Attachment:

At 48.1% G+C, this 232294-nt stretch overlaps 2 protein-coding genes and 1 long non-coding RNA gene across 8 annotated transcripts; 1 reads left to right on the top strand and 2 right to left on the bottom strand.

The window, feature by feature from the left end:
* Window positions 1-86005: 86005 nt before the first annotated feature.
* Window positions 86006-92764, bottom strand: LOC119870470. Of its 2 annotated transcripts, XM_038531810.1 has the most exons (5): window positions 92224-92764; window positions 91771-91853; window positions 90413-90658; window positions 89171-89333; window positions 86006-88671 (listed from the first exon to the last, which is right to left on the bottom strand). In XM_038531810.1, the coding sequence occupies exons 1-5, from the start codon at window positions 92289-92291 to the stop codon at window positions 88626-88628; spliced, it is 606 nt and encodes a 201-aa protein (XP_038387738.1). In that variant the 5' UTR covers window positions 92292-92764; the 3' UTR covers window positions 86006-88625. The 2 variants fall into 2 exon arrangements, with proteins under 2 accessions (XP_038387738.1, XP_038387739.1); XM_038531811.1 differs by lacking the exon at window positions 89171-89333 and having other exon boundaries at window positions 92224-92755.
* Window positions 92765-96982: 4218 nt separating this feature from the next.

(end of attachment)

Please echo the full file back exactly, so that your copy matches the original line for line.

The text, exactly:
At 48.1% G+C, this 232294-nt stretch overlaps 2 protein-coding genes and 1 long non-coding RNA gene across 8 annotated transcripts; 1 reads left to right on the top strand and 2 right to left on the bottom strand.

The window, feature by feature from the left end:
* Window positions 1-86005: 86005 nt before the first annotated feature.
* Window positions 86006-92764, bottom strand: LOC119870470. Of its 2 annotated transcripts, XM_038531810.1 has the most exons (5): window positions 92224-92764; window positions 91771-91853; window positions 90413-90658; window positions 89171-89333; window positions 86006-88671 (listed from the first exon to the last, which is right to left on the bottom strand). In XM_038531810.1, the coding sequence occupies exons 1-5, from the start codon at window positions 92289-92291 to the stop codon at window positions 88626-88628; spliced, it is 606 nt and encodes a 201-aa protein (XP_038387738.1). In that variant the 5' UTR covers window positions 92292-92764; the 3' UTR covers window positions 86006-88625. The 2 variants fall into 2 exon arrangements, with proteins under 2 accessions (XP_038387738.1, XP_038387739.1); XM_038531811.1 differs by lacking the exon at window positions 89171-89333 and having other exon boundaries at window positions 92224-92755.
* Window positions 92765-96982: 4218 nt separating this feature from the next.